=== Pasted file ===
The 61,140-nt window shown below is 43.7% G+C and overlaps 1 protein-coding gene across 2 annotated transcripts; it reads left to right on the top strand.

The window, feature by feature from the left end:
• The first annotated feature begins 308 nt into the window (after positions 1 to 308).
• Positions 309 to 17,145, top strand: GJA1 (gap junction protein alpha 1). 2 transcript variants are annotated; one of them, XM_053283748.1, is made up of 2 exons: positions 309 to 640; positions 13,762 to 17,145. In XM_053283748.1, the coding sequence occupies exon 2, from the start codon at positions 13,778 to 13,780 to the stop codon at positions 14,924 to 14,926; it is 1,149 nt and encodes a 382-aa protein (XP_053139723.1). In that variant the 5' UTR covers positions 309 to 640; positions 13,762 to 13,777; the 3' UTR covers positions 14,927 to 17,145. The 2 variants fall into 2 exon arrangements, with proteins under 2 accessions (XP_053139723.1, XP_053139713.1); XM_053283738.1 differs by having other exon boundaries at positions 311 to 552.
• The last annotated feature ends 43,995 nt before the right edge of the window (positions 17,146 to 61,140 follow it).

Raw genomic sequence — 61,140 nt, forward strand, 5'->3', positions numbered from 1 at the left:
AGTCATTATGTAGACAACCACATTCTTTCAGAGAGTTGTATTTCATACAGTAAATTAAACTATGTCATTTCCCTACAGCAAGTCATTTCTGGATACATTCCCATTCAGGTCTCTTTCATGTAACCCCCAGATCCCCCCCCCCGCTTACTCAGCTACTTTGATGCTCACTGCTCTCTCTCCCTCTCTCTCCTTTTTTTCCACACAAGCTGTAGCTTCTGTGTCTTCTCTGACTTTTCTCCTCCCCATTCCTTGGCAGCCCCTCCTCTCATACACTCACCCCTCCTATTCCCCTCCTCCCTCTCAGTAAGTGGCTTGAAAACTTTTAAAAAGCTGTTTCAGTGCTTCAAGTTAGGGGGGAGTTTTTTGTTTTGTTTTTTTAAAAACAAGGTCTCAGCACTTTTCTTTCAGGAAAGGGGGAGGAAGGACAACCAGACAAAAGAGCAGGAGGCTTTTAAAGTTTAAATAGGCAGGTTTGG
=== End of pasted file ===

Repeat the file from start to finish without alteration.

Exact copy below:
The 61,140-nt window shown below is 43.7% G+C and overlaps 1 protein-coding gene across 2 annotated transcripts; it reads left to right on the top strand.

The window, feature by feature from the left end:
• The first annotated feature begins 308 nt into the window (after positions 1 to 308).
• Positions 309 to 17,145, top strand: GJA1 (gap junction protein alpha 1). 2 transcript variants are annotated; one of them, XM_053283748.1, is made up of 2 exons: positions 309 to 640; positions 13,762 to 17,145. In XM_053283748.1, the coding sequence occupies exon 2, from the start codon at positions 13,778 to 13,780 to the stop codon at positions 14,924 to 14,926; it is 1,149 nt and encodes a 382-aa protein (XP_053139723.1). In that variant the 5' UTR covers positions 309 to 640; positions 13,762 to 13,777; the 3' UTR covers positions 14,927 to 17,145. The 2 variants fall into 2 exon arrangements, with proteins under 2 accessions (XP_053139723.1, XP_053139713.1); XM_053283738.1 differs by having other exon boundaries at positions 311 to 552.
• The last annotated feature ends 43,995 nt before the right edge of the window (positions 17,146 to 61,140 follow it).

Raw genomic sequence — 61,140 nt, forward strand, 5'->3', positions numbered from 1 at the left:
AGTCATTATGTAGACAACCACATTCTTTCAGAGAGTTGTATTTCATACAGTAAATTAAACTATGTCATTTCCCTACAGCAAGTCATTTCTGGATACATTCCCATTCAGGTCTCTTTCATGTAACCCCCAGATCCCCCCCCCCGCTTACTCAGCTACTTTGATGCTCACTGCTCTCTCTCCCTCTCTCTCCTTTTTTTCCACACAAGCTGTAGCTTCTGTGTCTTCTCTGACTTTTCTCCTCCCCATTCCTTGGCAGCCCCTCCTCTCATACACTCACCCCTCCTATTCCCCTCCTCCCTCTCAGTAAGTGGCTTGAAAACTTTTAAAAAGCTGTTTCAGTGCTTCAAGTTAGGGGGGAGTTTTTTGTTTTGTTTTTTTAAAAACAAGGTCTCAGCACTTTTCTTTCAGGAAAGGGGGAGGAAGGACAACCAGACAAAAGAGCAGGAGGCTTTTAAAGTTTAAATAGGCAGGTTTGG